APRIL 8 — The Obama administration’s recently exposed program to provide a text-messaging service for ordinary citizens in Cuba is a commendable effort to break the Castro government’s information monopoly. We hope they don’t quit trying.
Critics of the program like Sen. Patrick J. Leahy, D-Vt., called it “dumb, dumb, dumb” as soon as the Associated Press published a report last week on the short-lived Twitter-like program that ran out of funding in 2012. What would be really dumb, though, is to sit back silently and do nothing while Cuba’s 11 million people are kept from hearing or reading any information except what bears the government’s stamp of approval.
Keep in mind that among the most successful programs of the Cold War were those like Radio Free Europe and communications support for groups like Solidarity in Poland that gave citizens of Soviet bloc countries vital information they could not get elsewhere.
These programs managed to foil the embargo on truth maintained by the communist dictatorships of Eastern Europe and weakened the authoritarian governments propped up by the Red Army. They paved the way for the dissolution of the Iron Curtain and the rise of civil societies capable of nurturing democracy.
The Cold War may be over, but in Cuba an aging dictatorship spawned at the height of East/West tensions still employs the same tactics of that era to keep its people in the dark and under control. If it was unacceptable in Eastern Europe, it’s unacceptable in Cuba, as well.
And if this country took the lead in overcoming the information barriers created by the communist dictatorships of that era, why should it refrain from devising effective programs to do the same against the Castro regime?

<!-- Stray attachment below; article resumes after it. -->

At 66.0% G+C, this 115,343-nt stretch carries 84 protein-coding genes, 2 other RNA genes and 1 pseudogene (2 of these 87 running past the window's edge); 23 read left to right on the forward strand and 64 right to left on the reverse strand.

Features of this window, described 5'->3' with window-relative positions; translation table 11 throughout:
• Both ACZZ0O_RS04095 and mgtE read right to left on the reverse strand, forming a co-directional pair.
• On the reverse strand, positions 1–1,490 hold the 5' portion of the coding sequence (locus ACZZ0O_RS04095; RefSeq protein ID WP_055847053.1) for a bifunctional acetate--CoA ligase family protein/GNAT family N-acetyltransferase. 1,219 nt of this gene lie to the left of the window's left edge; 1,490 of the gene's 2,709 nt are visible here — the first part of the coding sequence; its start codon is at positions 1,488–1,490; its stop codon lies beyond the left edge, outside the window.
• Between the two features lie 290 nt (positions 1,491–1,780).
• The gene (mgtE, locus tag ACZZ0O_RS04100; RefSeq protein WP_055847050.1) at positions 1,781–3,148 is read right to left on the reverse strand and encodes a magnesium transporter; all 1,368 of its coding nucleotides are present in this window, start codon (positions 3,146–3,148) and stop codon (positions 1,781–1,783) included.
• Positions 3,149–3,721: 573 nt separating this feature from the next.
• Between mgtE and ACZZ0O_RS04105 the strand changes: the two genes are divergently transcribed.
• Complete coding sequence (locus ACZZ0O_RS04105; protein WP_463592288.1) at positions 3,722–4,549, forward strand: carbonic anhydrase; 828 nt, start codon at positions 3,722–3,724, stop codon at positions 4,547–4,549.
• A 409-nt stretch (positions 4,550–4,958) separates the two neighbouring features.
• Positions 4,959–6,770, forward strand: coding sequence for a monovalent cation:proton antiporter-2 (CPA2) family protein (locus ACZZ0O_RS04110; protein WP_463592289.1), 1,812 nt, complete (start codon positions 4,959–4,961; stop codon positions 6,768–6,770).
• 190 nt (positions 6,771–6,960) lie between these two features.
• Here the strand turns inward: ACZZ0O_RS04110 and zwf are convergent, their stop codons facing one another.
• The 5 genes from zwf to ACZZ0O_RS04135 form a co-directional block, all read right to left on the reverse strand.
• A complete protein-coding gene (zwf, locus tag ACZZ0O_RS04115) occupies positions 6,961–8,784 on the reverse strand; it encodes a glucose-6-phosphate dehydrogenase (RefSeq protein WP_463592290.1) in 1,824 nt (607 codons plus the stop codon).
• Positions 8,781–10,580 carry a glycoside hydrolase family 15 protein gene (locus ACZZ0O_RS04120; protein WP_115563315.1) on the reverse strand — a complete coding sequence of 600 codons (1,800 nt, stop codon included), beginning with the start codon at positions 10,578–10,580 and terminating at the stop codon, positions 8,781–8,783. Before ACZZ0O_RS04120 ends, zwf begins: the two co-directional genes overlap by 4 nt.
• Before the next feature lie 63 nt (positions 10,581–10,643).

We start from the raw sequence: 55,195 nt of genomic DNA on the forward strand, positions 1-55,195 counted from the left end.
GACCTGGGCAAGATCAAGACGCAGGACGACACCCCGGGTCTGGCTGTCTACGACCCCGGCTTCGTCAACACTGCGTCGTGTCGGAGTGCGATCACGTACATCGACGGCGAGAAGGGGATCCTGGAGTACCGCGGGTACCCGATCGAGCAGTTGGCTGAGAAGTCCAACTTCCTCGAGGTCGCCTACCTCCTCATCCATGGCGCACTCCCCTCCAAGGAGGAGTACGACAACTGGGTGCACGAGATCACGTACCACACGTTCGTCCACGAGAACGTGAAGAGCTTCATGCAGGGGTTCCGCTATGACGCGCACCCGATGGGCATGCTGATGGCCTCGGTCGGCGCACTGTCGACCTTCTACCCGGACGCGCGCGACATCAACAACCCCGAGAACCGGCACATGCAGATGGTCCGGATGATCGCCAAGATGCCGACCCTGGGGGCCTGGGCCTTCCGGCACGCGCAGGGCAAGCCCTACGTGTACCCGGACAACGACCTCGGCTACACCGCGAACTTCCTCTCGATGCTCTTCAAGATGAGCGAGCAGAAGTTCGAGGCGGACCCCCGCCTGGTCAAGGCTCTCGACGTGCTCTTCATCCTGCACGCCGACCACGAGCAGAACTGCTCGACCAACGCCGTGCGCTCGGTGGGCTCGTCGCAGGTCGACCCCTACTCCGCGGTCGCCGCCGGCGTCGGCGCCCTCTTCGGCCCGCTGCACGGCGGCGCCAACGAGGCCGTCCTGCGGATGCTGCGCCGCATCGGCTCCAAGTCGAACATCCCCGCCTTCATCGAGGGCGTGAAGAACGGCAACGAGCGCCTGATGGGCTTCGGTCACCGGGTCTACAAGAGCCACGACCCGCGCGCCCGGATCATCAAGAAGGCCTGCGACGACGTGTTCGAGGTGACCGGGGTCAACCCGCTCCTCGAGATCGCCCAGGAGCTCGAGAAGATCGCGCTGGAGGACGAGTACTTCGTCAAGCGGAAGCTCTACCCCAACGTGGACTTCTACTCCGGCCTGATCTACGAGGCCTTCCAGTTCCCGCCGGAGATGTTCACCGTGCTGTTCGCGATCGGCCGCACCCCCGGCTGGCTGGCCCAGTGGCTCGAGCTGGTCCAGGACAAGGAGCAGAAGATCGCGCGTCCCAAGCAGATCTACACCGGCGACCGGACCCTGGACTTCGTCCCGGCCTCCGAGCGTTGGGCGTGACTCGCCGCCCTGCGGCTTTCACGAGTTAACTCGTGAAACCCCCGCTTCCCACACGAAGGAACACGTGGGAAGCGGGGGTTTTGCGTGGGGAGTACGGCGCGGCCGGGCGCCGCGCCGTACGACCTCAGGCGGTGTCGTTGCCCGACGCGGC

Created in 2009, the program called ZunZuneo, a Cuban word mimicking the buzz of a hummingbird, allowed 40,000 Cubans, mostly young and tech-savvy, to communicate with each other using the government’s own cellphone network.
U.S. sponsorship of the program was kept secret for obvious reasons, but that does not discredit the program itself or its goals — to allow the Cuban people to communicate with each other without government interference.
Sen. Leahy may be right in saying that placing the program under the auspices of the Agency for International Development was wrong. That compromises USAID’s mission and supplies ammunition for critics of the agency’s many other admirable efforts to promote democracy and human rights around the globe, including in Cuba.
It also allows the Cuban government to draw inaccurate connections between this “clandestine” effort and the plight of USAID contractor Alan Gross, who remains in jail for delivering banned communications equipment to Cuba’s tiny Jewish community.
A Senate panel is slated to examine the propriety of USAID’s role in this case on Tuesday. Members of the panel should not lose sight of who bears responsibility for restricting the free flow of information in Cuba. The villain in this scenario is an authoritarian and paranoid gerontocracy afraid of its own people and unwilling to let them communicate with each other — in print, by electronic media, or in cyberspace.
The government fears the means of communication used by young people the world over. They will continue to close the doors of information, but they are unlikely to stop new forms of communication trying to fill the vacancy left by ZunZuneo.